By Isaiah Joseph
When I was a child, I remember my heart would begin to race with fear at the sight of a police officer. Cops simply intimidated me partly because of the enormous size difference between me and them yet, mainly because of the gun that sat right on their waist.
My mom would always tell me, “Isaiah, if you haven’t done anything, you don’t need to be afraid.” When she would tell me this, my fear would begin to dissipate with the realization that I am a good kid, I haven’t done anything wrong, and that gun that sat right on their waste is there simply to protect me and not harm me. Fast-forward to the present. As I replay the same scene in my head of me as a child expressing my fear of police to my mother, I cannot envision it panning out the way it did. I simply cannot envision my mother having the same response that she did years ago. In fact, I honestly cannot envision her having any response to my fear at all.
Under today’s unfortunate circumstances, she can’t assure me that as an African-American male, if I haven’t done anything wrong, I will be just fine. She can’t assure me that because I am a good child with a firm head on my shoulders, that I will be living after being encountered by a police officer in the future. She can’t assure me that I will be still living to see another day if pulled over for maybe a busted taillight, an unsignaled lane change, or any natural mistake that I may make. She can’t assure me that that very gun that sits on that policeman’s waist is to protect me and not to unjustifiably harm me, end my life, my future, and eradicate any lasting contact with this world.
That is the severity of this situation. That is why we anguish, grieve, and hurt. That is why we protest. We do so because of the unfortunate lives of many that were taken as a result of police officers who simply did not know their job, their place, moreover themselves.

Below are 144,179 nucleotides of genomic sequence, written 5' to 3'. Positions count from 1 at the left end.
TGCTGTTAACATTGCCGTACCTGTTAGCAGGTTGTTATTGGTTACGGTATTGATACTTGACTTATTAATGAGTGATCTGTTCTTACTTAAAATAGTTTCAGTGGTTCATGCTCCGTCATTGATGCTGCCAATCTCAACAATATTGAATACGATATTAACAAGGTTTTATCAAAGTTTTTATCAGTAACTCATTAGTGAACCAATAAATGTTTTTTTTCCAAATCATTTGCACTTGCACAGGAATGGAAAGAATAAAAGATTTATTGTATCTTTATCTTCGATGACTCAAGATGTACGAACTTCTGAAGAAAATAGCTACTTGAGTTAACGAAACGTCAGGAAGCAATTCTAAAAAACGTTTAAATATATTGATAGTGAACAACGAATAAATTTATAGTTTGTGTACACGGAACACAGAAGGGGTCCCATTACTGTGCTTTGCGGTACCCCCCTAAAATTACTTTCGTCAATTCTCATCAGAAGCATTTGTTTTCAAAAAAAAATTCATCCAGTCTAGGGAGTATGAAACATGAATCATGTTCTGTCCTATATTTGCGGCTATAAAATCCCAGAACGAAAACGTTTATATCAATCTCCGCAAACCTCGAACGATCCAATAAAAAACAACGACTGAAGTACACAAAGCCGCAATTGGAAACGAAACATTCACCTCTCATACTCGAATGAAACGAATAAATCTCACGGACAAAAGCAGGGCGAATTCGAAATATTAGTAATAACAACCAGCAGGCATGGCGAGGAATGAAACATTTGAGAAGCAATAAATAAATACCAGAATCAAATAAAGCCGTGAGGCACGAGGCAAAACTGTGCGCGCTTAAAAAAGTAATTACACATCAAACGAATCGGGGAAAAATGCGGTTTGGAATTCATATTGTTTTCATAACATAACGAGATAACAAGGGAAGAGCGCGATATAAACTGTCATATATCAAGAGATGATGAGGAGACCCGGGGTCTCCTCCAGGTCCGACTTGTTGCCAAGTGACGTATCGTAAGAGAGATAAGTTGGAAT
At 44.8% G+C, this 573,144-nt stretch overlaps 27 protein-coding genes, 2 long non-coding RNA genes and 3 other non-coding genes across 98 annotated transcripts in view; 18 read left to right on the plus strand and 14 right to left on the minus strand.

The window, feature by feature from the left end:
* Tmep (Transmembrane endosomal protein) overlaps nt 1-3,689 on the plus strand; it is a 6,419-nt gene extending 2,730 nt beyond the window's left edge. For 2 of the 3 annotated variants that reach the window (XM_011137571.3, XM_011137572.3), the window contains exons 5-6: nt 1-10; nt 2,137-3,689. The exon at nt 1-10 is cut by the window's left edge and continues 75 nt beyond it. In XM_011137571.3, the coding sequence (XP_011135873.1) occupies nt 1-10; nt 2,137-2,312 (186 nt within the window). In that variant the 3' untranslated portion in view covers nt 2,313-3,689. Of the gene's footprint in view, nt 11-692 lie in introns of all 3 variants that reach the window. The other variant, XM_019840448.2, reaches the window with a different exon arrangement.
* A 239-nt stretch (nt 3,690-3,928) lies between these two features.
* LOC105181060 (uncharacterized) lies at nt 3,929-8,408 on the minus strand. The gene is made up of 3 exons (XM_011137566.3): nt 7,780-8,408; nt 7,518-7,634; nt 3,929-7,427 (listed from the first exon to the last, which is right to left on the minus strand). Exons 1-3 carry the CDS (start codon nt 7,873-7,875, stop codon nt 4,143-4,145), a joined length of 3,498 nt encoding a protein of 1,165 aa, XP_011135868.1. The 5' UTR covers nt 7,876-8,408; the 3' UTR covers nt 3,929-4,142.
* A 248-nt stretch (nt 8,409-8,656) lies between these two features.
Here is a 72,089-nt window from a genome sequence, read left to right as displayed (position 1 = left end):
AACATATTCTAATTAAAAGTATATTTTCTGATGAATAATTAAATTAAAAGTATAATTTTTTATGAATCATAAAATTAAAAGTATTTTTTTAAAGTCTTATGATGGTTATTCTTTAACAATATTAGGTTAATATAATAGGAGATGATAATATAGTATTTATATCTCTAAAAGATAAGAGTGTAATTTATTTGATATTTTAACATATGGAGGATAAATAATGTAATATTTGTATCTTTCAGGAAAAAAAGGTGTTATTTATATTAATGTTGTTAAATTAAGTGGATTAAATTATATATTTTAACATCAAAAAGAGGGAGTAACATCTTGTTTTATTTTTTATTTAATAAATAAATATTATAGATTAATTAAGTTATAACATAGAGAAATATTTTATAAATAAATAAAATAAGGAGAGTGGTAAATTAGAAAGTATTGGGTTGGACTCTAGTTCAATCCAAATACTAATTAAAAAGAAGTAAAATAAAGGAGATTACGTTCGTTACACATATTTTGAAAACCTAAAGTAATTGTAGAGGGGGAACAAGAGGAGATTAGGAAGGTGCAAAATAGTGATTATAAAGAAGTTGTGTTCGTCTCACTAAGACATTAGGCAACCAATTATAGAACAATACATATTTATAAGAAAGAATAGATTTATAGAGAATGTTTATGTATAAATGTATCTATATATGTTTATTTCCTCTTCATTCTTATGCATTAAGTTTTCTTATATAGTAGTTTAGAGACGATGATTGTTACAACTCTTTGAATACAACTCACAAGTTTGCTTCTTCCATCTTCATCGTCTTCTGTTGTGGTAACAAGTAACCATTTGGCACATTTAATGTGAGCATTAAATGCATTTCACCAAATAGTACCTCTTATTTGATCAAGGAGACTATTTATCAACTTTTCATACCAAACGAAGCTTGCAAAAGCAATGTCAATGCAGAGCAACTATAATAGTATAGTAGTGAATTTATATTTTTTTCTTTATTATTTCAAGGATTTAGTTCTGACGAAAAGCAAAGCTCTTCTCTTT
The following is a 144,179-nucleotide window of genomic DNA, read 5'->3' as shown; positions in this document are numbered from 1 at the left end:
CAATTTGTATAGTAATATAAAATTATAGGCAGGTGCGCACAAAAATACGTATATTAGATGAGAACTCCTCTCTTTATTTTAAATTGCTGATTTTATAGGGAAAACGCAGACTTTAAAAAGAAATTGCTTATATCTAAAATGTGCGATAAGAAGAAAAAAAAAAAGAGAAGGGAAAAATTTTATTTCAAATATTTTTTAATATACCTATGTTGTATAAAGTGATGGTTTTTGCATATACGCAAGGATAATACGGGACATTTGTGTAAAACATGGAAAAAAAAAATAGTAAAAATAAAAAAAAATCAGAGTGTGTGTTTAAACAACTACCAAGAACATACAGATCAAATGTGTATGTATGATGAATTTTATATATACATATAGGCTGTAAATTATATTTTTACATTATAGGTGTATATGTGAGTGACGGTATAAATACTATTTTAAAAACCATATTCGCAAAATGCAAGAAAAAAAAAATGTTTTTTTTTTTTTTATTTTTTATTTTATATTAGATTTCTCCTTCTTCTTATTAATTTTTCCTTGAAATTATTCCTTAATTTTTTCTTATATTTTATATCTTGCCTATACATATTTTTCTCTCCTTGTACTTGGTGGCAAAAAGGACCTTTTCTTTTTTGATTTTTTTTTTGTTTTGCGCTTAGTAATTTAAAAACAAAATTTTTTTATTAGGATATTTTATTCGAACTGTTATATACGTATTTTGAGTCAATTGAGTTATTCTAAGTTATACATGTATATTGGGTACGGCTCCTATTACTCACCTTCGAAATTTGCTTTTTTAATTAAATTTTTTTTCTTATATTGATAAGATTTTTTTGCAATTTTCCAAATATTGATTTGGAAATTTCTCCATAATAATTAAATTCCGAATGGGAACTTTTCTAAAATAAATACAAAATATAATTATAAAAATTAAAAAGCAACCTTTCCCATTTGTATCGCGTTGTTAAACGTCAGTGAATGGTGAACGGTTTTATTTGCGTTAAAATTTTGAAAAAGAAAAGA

My main focus in writing this article is to try to clear a glaring divide that is growing within the country, a divide that is stemming from varying viewpoints, moreover lack of true understanding. When we say Black Lives Matter, we certainly aren’t saying other lives don’t. The Black Lives Matter movement represents something much deeper than what many shallowly presume it to be.
When we say black lives matter, we look back deep into our history. We look back at generations upon generations. We recognize the toils that African-Americans have faced since day one as a result of our skin color. We recognize how we were always a target, from slavery to segregation just because of our skin color, our roots. Now we find ourselves becoming a target again as a result of this very thing and we cannot just sit back and watch the situation escalate. We simply cannot risk another life lost. Travon Martin, Michael Brown, Tamir Rice, Eric Garner, Alton Sterling, Philando Castile, the list goes on and on and on and on. When does it stop? I call it “adversity by default.” We unfortunately are already susceptible to adversity as a result of the skin that we were born. When you are considered a threat as a result of the skin you were born with, a significant problem is hastening. When your external appearance is given unnecessary weight causing people to believe you are someone that you aren’t, a significant problem is growing.